Trail to the Peak among plans for new Colorado State Park | Way of life

The recently unveiled plans paint a clearer picture of what outdoor enthusiasts can expect from Fishers Peak State Park, Colorado’s second-largest state park that has opened to a limited extent throughout the year. last.

For those who have long awaited access to the iconic previously private mesa looming above Trinidad, perhaps the most exciting of the unveiling was the maps marking the “Path to the Peak System.” From the trailhead to the rocky top, a round trip should cover 16 miles, said Kevin Shanks, representative of landscape architects at THK Associates. He said construction of the trail could start next year and take up to two years.

With camping available along the way, Shanks suggested that Trail to the Peak would feature the signature park experience spanning roughly 19,200 acres.

“This park will be truly a wilderness backcountry experience which is unlike most other state parks,” Shanks said.

Courtesy of Colorado Parks and Wildlife


He said corridors have been identified for shorter and more moderate length trail loops – a variety of points of interest such as rock outcrops, large grasslands, mixed forests and scenic views. In addition to backcountry campsites, areas for campgrounds have been identified, as has a location for cabins. An introductory mountain biking course is offered. The trails should serve cyclists, hikers and horse riders.

But the maps showed the majority of the park in a “preservation area,” as Shanks put it – an area with little or no development. The designation extends from the southern end of the park, where elk and deer hunters have typically settled. On the north side, where a visitor center is also planned, most of the trail corridors extend east and west.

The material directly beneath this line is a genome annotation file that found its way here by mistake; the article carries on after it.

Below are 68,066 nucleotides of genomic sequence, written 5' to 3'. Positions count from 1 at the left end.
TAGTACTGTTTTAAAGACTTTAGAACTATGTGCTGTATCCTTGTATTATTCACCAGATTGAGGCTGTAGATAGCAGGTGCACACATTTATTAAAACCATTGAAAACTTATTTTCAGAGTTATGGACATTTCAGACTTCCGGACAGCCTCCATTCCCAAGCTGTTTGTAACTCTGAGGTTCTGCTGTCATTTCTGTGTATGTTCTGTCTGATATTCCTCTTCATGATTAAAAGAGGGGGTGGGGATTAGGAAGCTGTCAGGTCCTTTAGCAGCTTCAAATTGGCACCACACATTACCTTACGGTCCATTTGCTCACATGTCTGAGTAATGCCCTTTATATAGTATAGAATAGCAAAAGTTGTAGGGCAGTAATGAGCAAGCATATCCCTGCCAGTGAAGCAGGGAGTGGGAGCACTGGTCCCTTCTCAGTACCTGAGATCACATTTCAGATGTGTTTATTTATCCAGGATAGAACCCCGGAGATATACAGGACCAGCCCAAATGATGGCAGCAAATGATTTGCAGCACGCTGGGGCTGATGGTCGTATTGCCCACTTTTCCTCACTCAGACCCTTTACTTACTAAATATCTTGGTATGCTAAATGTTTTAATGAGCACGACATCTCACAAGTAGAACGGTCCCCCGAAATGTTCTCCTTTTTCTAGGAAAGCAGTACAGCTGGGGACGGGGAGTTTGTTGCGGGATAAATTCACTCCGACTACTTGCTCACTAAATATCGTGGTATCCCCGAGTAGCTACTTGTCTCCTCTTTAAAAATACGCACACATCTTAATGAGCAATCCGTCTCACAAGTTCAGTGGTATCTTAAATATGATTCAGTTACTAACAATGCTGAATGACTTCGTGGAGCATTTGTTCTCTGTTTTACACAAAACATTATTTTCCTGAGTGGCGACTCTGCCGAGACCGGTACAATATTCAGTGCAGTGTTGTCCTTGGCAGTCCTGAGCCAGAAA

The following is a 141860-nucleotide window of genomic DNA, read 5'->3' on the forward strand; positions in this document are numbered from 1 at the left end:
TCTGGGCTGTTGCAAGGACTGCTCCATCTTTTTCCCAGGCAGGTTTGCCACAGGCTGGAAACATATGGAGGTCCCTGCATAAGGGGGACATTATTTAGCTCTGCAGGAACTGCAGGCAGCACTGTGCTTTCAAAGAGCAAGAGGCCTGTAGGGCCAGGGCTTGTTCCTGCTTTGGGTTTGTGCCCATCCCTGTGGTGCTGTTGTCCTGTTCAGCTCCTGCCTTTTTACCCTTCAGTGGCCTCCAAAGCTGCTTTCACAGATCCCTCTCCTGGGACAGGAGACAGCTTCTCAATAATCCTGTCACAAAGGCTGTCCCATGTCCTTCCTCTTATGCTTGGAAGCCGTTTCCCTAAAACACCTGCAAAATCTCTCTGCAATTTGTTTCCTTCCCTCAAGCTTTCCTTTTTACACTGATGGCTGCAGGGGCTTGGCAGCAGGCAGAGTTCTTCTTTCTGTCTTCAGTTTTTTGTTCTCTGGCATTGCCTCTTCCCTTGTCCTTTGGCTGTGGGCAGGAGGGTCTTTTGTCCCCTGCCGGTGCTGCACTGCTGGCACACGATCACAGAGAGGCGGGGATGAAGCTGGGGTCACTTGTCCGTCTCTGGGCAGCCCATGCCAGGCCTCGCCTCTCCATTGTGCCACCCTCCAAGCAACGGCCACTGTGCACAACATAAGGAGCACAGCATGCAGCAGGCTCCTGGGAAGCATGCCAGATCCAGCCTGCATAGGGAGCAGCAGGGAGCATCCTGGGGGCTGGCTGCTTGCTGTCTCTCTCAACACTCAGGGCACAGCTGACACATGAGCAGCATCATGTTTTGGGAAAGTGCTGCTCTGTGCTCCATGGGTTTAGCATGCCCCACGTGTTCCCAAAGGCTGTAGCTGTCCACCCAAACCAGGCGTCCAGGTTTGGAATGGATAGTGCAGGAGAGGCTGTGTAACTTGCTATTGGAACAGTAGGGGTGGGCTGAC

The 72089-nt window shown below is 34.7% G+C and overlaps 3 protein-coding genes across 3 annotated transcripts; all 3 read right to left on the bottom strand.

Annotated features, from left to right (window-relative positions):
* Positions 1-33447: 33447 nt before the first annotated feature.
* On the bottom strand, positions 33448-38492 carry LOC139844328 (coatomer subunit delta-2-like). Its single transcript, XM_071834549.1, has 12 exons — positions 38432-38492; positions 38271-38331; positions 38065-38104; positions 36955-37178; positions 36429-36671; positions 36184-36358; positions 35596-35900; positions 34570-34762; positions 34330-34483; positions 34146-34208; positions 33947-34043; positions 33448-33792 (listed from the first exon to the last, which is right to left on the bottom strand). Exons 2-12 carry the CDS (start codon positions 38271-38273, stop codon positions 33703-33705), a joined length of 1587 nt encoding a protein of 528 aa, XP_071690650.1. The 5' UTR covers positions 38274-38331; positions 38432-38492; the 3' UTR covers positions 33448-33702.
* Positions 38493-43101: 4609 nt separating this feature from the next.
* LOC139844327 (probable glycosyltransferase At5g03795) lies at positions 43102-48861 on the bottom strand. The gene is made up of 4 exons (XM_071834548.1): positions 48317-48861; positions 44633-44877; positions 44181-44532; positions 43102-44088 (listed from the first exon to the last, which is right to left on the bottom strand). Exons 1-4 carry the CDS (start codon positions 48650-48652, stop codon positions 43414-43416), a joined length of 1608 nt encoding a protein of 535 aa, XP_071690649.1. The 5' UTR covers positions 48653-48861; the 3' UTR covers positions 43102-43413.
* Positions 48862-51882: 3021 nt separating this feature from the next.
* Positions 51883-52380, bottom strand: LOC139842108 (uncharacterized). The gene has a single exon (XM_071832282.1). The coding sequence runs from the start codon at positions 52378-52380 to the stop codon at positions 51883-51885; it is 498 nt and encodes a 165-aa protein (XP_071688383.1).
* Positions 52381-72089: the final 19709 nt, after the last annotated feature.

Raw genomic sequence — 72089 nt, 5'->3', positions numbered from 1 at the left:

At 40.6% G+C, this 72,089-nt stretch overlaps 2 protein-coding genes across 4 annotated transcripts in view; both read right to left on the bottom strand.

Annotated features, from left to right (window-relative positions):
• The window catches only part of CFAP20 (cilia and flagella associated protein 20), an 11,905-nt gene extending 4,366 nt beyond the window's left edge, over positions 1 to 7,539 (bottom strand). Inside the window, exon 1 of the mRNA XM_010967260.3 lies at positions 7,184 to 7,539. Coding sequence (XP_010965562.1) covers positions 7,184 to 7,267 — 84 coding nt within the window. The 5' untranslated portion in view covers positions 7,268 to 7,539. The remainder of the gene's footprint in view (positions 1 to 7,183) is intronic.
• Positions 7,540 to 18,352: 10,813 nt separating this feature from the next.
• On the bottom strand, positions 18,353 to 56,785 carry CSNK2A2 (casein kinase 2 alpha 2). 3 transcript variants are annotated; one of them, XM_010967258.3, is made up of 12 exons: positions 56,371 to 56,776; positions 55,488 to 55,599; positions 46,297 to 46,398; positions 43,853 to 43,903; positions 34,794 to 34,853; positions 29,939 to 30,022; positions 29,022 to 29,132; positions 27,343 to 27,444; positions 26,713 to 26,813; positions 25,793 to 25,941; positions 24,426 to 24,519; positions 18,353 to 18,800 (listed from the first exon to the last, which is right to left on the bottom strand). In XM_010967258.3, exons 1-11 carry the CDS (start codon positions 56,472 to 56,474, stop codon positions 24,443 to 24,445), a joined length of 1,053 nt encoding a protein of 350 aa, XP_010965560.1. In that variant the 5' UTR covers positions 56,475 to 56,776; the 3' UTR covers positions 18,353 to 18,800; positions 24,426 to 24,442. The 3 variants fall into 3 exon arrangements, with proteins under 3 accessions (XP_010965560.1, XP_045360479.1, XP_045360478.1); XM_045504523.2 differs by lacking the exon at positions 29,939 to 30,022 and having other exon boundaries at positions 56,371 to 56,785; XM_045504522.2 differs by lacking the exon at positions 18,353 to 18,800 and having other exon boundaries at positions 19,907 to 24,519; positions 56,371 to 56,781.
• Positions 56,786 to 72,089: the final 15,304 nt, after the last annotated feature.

“One of the things that has come out of every task force, every survey, every interest group, every public meeting, is that we want to preserve the natural environment,” Shanks said. “And so there is quite a bit of preservation area in this park.”

Seasonal wildlife closures – from March 15 to the end of July – have been marked along some proposed trail corridors, including before the higher reaches of Fishers Peak. Nesting raptors have been found along the higher cliffs.

Calving grounds and habitat for the endangered New Mexico meadow jumping mouse should also be considered, said Bill Mangle, of natural resource consulting firm ERO. He noted the “scale and robustness” of the park which also influenced access and management.

“It’s vast, it’s rugged, it’s wild, but it’s not pristine,” he said, noting at least 90 miles of dirt road dug during the days of breeding and d ‘lumbering.

How much of that mileage to conserve and revegetate has yet to be decided, Shanks said. The timeline for development beyond Trail to the Peak is also uncertain.

Mentioning other state parks formed during this century, Shanks said that “a decade or more before you really have a fuller picture is not uncommon.”


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